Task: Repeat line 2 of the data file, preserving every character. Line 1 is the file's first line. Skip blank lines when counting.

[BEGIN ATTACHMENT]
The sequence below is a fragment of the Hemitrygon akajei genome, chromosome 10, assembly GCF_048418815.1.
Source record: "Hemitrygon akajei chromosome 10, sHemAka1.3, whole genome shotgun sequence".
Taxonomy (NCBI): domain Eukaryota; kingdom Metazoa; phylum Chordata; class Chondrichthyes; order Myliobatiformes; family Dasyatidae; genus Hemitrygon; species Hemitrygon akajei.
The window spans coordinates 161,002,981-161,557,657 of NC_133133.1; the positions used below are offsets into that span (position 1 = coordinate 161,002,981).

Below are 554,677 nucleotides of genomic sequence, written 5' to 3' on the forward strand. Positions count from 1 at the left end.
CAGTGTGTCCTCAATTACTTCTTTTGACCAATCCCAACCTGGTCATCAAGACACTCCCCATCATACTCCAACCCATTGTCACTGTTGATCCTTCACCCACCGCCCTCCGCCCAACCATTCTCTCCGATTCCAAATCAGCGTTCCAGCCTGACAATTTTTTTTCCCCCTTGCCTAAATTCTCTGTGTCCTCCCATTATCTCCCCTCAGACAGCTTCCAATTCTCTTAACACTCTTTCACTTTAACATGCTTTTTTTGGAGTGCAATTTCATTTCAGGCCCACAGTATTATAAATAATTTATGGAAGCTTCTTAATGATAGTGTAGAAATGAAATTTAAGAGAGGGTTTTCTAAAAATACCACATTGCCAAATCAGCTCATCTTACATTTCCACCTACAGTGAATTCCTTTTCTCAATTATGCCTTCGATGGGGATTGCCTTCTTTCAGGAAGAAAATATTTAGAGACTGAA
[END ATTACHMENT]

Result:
Source record: "Hemitrygon akajei chromosome 10, sHemAka1.3, whole genome shotgun sequence".